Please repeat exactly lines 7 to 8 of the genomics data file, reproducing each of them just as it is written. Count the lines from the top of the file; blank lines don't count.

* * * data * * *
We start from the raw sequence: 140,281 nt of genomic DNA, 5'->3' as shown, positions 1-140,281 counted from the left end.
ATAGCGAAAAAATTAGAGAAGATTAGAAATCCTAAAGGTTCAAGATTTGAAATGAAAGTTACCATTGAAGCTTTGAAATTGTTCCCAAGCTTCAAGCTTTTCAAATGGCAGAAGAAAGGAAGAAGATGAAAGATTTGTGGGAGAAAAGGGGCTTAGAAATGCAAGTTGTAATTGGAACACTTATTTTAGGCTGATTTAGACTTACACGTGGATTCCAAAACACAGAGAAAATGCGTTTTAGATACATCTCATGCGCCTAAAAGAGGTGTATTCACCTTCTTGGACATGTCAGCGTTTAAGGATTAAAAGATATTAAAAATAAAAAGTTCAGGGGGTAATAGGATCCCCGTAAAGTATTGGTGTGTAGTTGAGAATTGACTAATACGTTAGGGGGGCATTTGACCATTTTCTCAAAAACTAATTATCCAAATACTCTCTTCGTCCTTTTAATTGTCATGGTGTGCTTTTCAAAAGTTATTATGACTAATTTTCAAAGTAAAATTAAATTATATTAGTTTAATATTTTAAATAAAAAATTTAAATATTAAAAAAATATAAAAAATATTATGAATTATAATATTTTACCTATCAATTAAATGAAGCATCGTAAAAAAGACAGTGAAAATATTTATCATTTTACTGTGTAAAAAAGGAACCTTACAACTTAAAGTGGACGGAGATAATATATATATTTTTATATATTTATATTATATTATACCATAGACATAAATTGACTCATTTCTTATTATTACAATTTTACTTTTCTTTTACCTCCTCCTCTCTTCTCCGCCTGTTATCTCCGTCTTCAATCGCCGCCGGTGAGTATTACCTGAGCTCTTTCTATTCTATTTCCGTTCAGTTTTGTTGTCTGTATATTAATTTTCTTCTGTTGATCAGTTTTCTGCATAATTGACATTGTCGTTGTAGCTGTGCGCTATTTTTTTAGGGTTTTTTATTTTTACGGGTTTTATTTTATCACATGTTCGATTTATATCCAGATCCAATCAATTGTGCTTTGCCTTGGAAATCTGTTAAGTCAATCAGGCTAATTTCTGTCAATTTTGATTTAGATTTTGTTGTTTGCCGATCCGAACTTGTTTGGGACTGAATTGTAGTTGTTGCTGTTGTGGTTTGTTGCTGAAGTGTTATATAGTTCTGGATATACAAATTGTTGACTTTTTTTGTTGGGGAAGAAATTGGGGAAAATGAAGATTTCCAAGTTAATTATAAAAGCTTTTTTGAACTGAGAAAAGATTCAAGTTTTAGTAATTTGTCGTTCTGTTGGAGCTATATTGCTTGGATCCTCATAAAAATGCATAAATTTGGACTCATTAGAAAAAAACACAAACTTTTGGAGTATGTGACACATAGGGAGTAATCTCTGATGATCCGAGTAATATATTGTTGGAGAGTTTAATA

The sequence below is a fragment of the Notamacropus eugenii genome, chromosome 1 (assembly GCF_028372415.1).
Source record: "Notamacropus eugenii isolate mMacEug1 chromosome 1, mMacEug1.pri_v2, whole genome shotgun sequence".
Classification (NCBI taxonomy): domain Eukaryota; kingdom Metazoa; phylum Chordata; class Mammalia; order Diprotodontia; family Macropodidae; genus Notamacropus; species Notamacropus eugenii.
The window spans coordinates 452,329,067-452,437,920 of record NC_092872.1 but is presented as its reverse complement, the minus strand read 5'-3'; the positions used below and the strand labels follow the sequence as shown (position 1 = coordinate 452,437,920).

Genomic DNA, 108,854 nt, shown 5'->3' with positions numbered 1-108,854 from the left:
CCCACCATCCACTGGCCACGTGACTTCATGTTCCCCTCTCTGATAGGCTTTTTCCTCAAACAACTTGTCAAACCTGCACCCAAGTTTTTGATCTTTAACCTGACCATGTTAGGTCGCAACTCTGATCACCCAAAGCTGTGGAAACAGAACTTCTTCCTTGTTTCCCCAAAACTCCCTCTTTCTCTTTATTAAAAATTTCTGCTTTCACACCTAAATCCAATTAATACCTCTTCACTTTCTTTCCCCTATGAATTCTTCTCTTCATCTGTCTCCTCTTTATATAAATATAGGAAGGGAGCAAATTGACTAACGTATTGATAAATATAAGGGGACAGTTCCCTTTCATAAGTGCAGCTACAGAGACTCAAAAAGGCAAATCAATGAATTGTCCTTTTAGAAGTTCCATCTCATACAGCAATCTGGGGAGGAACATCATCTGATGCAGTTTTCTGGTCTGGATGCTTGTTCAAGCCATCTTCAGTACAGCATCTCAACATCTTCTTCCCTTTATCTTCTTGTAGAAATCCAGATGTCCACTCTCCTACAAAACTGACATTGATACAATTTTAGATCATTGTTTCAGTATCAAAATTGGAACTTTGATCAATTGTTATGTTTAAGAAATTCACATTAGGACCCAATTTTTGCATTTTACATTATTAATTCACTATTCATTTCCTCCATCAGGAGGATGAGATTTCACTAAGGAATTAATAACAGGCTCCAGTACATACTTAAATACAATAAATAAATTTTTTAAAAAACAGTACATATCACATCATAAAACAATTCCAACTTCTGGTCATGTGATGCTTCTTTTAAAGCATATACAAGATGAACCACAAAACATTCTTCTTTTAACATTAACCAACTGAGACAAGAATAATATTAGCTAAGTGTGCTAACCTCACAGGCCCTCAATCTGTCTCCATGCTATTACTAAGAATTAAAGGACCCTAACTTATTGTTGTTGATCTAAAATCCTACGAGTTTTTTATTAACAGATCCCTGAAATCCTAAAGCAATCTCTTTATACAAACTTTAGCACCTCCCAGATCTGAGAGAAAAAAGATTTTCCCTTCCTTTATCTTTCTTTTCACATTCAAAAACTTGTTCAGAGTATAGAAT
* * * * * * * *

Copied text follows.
Genomic DNA, 108,854 nt, shown 5'->3' with positions numbered 1-108,854 from the left:
CCCACCATCCACTGGCCACGTGACTTCATGTTCCCCTCTCTGATAGGCTTTTTCCTCAAACAACTTGTCAAACCTGCACCCAAGTTTTTGATCTTTAACCTGACCATGTTAGGTCGCAACTCTGATCACCCAAAGCTGTGGAAACAGAACTTCTTCCTTGTTTCCCCAAAACTCCCTCTTTCTCTTTATTAAAAATTTCTGCTTTCACACCTAAATCCAATTAATACCTCTTCACTTTCTTTCCCCTATGAATTCTTCTCTTCATCTGTCTCCTCTTTATATAAATATAGGAAGGGAGCAAATTGACTAACGTATTGATAAATATAAGGGGACAGTTCCCTTTCATAAGTGCAGCTACAGAGACTCAAAAAGGCAAATCAATGAATTGTCCTTTTAGAAGTTCCATCTCATACAGCAATCTGGGGAGGAACATCATCTGATGCAGTTTTCTGGTCTGGATGCTTGTTCAAGCCATCTTCAGTACAGCATCTCAACATCTTCTTCCCTTTATCTTCTTGTAGAAATCCAGATGTCCACTCTCCTACAAAACTGACATTGATACAATTTTAGATCATTGTTTCAGTATCAAAATTGGAACTTTGATCAATTGTTATGTTTAAGAAATTCACATTAGGACCCAATTTTTGCATTTTACATTATTAATTCACTATTCATTTCCTCCATCAGGAGGATGAGATTTCACTAAGGAATTAATAACAGGCTCCAGTACATACTTAAATACAATAAATAAATTTTTTAAAAAACAGTACATATCACATCATAAAACAATTCCAACTTCTGGTCATGTGATGCTTCTTTTAAAGCATATACAAGATGAACCACAAAACATTCTTCTTTTAACATTAACCAACTGAGACAAGAATAATATTAGCTAAGTGTGCTAACCTCACAGGCCCTCAATCTGTCTCCATGCTATTACTAAGAATTAAAGGACCCTAACTTATTGTTGTTGATCTAAAATCCTACGAGTTTTTTATTAACAGATCCCTGAAATCCTAAAGCAATCTCTTTATACAAACTTTAGCACCTCCCAGATCTGAGAGAAAAAAGATTTTCCCTTCCTTTATCTTTCTTTTCACATTCAAAAACTTGTTCAGAGTATAGAAT